A family who says neighbors complained about their child's handicap ramp says the complaints have now stopped.
The Gieseghs say the couple next door worried that the ramp would hurt the value of their home. But for the Gieseghs, the ramp isn't a luxury, it's a necessity for their 16-year-old daughter Kirsten, who has Cerebral Palsy.
After 11 News ran their story, a civil rights attorney got involved, and the Gieseghs say the phone calls from their next door neighbors stopped.
"We don't have to worry about anything anymore," said Kirsten's father Vincent Giesegh. "The ramp isn't going anywhere."
That's because civil rights lawyer Amy Robertson of the Denver-based Civil Rights Education and Enforcement Center says the Gieseghs are protected under the Fair Housing Act. Robertson sent a letter to the neighbors explaining the Gieseghs' rights.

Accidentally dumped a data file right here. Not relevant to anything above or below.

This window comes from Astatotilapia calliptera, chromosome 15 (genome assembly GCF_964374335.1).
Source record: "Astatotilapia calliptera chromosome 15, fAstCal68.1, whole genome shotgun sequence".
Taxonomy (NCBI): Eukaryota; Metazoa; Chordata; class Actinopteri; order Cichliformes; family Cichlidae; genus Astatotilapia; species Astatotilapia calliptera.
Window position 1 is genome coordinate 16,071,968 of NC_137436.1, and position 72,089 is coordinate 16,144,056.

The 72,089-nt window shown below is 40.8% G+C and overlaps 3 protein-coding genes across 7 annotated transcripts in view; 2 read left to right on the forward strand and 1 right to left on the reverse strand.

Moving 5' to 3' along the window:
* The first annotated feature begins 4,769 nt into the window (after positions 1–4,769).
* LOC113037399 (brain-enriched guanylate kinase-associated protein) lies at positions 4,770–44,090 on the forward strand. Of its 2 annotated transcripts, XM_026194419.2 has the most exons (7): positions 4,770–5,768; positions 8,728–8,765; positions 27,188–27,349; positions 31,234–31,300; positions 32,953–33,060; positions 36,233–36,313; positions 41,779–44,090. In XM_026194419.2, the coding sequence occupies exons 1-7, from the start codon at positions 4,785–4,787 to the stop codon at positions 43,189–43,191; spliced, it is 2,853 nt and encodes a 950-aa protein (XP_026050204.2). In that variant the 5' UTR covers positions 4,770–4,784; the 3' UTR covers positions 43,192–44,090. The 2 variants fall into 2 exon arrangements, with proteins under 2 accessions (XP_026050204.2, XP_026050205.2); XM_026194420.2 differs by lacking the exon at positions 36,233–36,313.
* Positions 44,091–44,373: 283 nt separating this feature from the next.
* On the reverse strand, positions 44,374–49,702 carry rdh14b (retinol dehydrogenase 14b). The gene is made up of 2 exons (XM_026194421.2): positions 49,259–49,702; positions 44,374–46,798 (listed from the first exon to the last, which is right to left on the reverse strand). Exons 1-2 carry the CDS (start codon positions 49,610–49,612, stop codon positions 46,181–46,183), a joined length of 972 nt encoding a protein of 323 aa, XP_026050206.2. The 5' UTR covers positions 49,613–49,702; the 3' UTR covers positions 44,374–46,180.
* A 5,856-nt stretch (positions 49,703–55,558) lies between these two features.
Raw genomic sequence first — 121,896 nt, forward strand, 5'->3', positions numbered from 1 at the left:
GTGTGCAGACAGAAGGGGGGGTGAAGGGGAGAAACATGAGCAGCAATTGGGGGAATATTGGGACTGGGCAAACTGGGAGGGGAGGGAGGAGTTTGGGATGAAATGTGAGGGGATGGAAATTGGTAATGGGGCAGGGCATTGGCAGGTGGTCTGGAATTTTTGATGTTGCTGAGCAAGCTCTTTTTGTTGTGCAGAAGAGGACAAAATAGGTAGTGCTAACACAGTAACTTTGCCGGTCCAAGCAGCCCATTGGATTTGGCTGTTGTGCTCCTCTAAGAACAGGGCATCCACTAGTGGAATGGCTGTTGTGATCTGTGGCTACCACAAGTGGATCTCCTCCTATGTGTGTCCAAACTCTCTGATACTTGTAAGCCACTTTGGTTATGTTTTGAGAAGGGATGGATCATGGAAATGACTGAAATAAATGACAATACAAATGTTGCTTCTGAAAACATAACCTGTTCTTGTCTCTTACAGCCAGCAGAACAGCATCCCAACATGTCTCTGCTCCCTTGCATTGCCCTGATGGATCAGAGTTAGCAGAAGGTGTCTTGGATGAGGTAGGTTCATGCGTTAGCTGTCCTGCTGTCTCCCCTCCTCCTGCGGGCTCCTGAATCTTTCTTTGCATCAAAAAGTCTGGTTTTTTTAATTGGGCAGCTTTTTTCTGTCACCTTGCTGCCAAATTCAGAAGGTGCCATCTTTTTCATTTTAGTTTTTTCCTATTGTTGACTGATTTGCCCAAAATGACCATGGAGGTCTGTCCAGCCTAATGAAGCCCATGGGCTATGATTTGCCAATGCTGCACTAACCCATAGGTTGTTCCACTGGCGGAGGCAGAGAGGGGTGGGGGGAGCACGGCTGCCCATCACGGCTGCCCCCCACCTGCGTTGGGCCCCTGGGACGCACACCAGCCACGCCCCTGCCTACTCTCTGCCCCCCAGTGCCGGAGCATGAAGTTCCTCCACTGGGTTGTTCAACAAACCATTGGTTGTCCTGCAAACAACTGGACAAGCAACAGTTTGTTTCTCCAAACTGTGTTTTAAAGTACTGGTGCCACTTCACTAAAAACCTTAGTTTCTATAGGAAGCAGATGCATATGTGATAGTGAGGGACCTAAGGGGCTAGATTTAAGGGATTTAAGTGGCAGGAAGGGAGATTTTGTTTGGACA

There's also been an outpouring of support from the community since 11 News first aired the story. Some landscapers and contractors have even offered to redesign the ramp for free.
"There's other people out there that really care about a little girl's ramp and her support," said Kirsten's mom Heidi Giesegh.
11 News did reach out to the neighbors who are accused of complaining about the ramp in the past, and their response was "no comment."
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